Firefighters are most well known for saving a citizen from a burning building or protecting a community from a raging forest fire. But the majority of calls firefighters respond to are actually emergency medical situations, such as car accidents.

When not responding to an emergency, they are on-call at the fire station where they work, sleep and eat on a 24-hour shift. They clean and maintain equipment, write incident reports, exercise, and train for emergency drills. Firefighters often work overtime shifts, and in the event of large-scale wildfires can be gone for days or weeks in another county or state assisting local authorities.

Firefighters must be in peak physical condition to carry and operate heavy machinery, hike miles to fight a forest fire and evacuate people from a building all while dressed in heavy, protective clothing. Each call is a potentially dangerous situation and could include collapsing roofs, an out-of-control wildfire or smoke exposure.


Firefighters must need a high school diploma and postsecondary education, such as an associate degree in fire science. Competition is stiff in many jurisdictions so some departments may require a higher degree for promotions or more field experience. Many have backgrounds in the military, as paramedics or Emergency Medical Technicians (EMTs) or have served as volunteer firefighters.  After getting hired, a rookie attends the region’s fire academy and undergoes extensive training on the job. Nearly all firefighters work for a local city or county, although some are employed at airports and chemical plants.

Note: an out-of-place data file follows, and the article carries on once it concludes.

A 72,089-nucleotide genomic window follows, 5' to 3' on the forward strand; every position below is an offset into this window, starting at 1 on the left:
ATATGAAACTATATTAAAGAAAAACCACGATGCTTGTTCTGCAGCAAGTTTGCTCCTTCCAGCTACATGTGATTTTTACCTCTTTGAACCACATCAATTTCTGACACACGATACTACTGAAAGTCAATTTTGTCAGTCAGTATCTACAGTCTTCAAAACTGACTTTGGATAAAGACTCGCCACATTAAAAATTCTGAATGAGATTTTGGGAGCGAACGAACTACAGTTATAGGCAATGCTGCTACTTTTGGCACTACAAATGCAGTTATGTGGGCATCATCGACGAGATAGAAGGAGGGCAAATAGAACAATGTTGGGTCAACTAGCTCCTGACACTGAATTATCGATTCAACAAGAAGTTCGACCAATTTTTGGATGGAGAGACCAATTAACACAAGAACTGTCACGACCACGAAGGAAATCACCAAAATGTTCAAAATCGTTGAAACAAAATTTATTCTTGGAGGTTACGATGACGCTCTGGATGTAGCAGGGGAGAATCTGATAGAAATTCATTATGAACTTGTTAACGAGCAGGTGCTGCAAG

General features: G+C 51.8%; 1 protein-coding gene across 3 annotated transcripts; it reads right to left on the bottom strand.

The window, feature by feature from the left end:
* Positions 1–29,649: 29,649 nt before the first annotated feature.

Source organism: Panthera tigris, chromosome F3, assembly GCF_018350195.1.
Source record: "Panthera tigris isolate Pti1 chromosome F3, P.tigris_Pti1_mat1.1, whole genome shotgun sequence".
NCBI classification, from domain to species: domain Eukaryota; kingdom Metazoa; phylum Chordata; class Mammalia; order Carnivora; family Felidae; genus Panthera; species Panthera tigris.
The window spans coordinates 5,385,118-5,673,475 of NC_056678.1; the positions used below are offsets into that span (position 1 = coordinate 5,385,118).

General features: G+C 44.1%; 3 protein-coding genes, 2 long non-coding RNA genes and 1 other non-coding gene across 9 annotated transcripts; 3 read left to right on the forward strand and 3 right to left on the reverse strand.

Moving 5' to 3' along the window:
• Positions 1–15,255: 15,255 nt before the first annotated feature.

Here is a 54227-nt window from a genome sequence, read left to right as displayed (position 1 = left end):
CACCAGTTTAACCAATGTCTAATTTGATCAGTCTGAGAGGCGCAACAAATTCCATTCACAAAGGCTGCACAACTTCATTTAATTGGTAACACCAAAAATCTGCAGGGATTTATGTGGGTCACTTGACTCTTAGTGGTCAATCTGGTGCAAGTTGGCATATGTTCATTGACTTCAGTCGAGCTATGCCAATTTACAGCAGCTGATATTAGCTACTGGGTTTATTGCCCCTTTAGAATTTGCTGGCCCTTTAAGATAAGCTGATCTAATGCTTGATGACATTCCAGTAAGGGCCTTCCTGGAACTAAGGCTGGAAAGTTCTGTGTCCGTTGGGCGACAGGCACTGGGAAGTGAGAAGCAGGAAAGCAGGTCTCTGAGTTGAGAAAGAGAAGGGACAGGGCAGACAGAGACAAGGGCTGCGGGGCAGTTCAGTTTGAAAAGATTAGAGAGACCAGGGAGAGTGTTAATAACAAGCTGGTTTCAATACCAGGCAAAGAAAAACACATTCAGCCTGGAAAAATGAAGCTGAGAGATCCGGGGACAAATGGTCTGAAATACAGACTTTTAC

According to the Bureau of Labor Statistics, the median salary for a career firefighter is $45,000, higher than the $36,000 average of other protective service occupations. The top 10 percent earned more than $79,150, especially firefighters in high-risk states such as California or Colorado. Local government employers pay for uniforms and offer substantial full retirement options. Firefighters often have a few days off in a row after working a 24-hour shift, and have opportunities for overtime pay.


There were 307,000 career firefighters in 2012. Volunteer firefighters nearly double career firefighters with nearly 70 percent of the nation’s fire departments staffed by volunteers, according to the National Fire Protection Association. Employment is projected to grow seven percent until 2022.  However as populations grow, so will the demand for more firefighters. Urban cities will increase their numbers, and smaller areas will need to switch from volunteers to career firefighters.

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